Multitasking when working remotely is a good idea, we think. We get so much work done only to have it all messed up in the end. While we work from home, we are surrounded by partners, pets, children and then we have chores like cooking, cleaning, grocery shopping. We have to do it all. We have an incessant desire to impress our bosses at work too. So, we race against time to finish more than we can practically accomplish. We’re the Jim Carey from ‘Yes Man,’ and before we know it, we promise too much only to underdeliver in the end.
We get burnt out, feel directionless, and our minds and bodies start giving up on us. Is success not our cup of tea? What about those masterminds who achieve it all? Are we doomed to fail because we don’t have the godly talent to multitask?
Let’s not be delusional. Multitasking reduces productivity, and subsequently, our chances of succeeding at anything. It’s better to be the best at one thing than being mediocre at ten things. To put it in one sentence, let’s avoid being the Jack of all trades and master of none.
Let’s see what really happens when we’re determined to multitask while working remotely.
What is The Cost of Multitasking?
Loss of concentration is the cost of multitasking. Imagine thinking about the dishes while working on a work project. You’ll hurry up on the work to accommodate the dishes. While doing the dishes, you’re thinking about picking up the kids from school. You’ll hurry up on the dishes to reach the school in time. This is a vicious cycle. You’re not concentrating on what you’re doing.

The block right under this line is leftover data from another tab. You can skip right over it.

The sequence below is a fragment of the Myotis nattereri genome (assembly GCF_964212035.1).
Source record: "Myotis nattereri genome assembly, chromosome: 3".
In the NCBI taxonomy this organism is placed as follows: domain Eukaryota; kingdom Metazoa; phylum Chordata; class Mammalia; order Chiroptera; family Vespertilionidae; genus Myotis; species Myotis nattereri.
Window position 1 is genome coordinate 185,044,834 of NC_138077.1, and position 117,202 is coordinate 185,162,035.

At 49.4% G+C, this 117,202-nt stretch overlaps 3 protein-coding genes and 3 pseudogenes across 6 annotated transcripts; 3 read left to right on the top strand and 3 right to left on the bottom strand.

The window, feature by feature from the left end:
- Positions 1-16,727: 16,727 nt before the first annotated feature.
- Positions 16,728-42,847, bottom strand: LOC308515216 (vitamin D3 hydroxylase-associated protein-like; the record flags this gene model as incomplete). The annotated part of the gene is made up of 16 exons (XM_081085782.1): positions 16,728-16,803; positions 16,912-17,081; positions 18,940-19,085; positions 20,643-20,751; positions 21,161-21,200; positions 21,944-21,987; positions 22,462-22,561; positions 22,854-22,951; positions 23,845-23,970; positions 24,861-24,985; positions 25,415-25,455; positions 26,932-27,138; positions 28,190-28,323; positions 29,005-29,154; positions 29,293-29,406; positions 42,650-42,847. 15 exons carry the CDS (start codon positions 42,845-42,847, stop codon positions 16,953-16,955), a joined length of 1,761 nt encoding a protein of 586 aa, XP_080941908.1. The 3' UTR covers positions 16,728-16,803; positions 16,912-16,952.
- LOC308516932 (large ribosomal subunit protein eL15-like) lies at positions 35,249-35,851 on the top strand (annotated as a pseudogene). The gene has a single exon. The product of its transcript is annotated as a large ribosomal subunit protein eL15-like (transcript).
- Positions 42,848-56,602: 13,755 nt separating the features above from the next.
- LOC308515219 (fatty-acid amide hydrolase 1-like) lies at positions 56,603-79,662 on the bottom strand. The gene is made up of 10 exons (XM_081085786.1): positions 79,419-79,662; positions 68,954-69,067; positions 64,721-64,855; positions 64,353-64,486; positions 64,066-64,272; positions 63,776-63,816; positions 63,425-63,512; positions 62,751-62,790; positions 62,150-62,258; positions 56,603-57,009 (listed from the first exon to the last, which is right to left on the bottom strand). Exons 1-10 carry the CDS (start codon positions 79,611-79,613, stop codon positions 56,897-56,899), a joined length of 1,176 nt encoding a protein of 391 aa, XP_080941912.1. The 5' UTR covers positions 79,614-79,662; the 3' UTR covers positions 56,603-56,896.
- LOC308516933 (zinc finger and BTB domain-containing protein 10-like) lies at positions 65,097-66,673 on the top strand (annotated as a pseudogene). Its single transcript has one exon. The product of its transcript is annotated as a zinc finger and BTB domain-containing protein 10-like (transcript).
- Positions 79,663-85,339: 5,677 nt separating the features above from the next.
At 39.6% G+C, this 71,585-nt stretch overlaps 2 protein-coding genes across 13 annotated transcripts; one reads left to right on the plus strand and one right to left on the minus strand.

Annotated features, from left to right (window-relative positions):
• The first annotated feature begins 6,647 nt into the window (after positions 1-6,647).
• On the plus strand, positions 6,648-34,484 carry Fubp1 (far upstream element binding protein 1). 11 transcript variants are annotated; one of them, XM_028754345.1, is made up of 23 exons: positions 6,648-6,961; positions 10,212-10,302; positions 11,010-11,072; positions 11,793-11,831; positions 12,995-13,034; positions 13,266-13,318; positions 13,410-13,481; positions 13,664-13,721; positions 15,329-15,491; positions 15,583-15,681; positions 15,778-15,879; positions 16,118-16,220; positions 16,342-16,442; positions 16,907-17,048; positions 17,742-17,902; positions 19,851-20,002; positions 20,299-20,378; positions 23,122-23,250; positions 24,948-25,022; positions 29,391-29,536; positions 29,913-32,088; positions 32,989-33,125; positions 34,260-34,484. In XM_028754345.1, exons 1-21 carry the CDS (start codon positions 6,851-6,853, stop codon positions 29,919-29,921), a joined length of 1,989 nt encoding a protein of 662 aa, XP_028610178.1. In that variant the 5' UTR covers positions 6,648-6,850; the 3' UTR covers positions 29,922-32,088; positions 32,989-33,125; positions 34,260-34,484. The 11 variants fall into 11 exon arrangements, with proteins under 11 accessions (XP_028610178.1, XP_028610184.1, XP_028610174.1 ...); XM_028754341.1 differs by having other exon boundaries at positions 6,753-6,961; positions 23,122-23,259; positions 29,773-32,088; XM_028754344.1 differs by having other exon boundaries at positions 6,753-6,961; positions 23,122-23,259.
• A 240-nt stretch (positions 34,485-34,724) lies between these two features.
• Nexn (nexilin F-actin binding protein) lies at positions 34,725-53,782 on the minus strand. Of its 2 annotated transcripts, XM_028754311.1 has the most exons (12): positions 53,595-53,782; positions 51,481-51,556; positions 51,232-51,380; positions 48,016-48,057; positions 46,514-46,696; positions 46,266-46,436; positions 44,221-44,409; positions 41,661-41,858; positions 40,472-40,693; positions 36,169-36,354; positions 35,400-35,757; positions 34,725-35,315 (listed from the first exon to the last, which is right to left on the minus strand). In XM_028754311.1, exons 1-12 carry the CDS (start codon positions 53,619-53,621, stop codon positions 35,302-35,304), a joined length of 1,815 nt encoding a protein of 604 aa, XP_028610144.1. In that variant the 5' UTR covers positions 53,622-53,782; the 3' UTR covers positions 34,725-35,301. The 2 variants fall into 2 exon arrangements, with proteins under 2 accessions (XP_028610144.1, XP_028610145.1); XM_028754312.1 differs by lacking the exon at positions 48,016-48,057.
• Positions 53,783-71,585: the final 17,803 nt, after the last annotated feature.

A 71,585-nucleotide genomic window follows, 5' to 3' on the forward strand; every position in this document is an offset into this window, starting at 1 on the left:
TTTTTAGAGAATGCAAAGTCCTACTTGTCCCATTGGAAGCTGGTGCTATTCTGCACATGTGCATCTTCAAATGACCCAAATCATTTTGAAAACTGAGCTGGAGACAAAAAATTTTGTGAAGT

Congratulations! You probably did it all in a day and you’re proud of yourself. Now repeat this tomorrow and for the rest of the week. You succeeded at squeezing everything in 24 hours every day. You failed at doing even one thing properly. The project work is a halfhearted effort, the dishes are not very clean and the kids aren’t happy about your frustrated “hurry up” face every day. You’ve burnt yourself out.
Before you think I’m an unwarranted critic, Here are some facts you should know about.
- According to Mark, Gudith and Klocke (2008), an average person takes around 23 minutes to return to a task after being interrupted even for the shortest time. This isn’t a matter of choice because there’s science behind it. Your brain remains active even after you stop a task and it takes 30 minutes for it to process information. Jumping to another task during this time will mean no focus on the next task.
Think twice before you grab your phone to check social media notifications on your phone. Set a different time for the dishes and have someone else pick up the kids from school. It is easy for the lines to get blurred between your personal and professional work when you’re working from home. You must ensure that your work hours are only meant for working. You don’t want to be set 23 minutes behind every time you switch tasks.
- Research conducted at Stanford University found that multitasking is less productive than doing a single thing at a time. The researchers also found that people who are regularly bombarded with several streams of electronic information cannot pay attention, recall information, or switch from one job to another as well as those who complete one task at a time.
- According to more than a decade-long study by Anthony Wagner, heavy media multitasking leads to loss of sustained attention and working memory. Media multitasking means switching between various tasks and applications on your computer or other devices. When you’re working remotely, it is easy to switch from your Slack channel to a live performance by your favourite band on YouTube and your friend’s new pictures on Instagram. If you really want to be productive, you need to stop all switching apps to focus on one task at a time.
How Does Multitasking Affect Brain Health?
1. Multitasking Can Cause Permanent Brain Damage
In a study by University of Sussex (UK), the MRI scans of the participants revealed that the brain density of heavy multitaskers was less in the anterior cingulate cortex. This part of the brain is responsible for our emotional control and empathy. Multitasking could permanently alter our brain structures.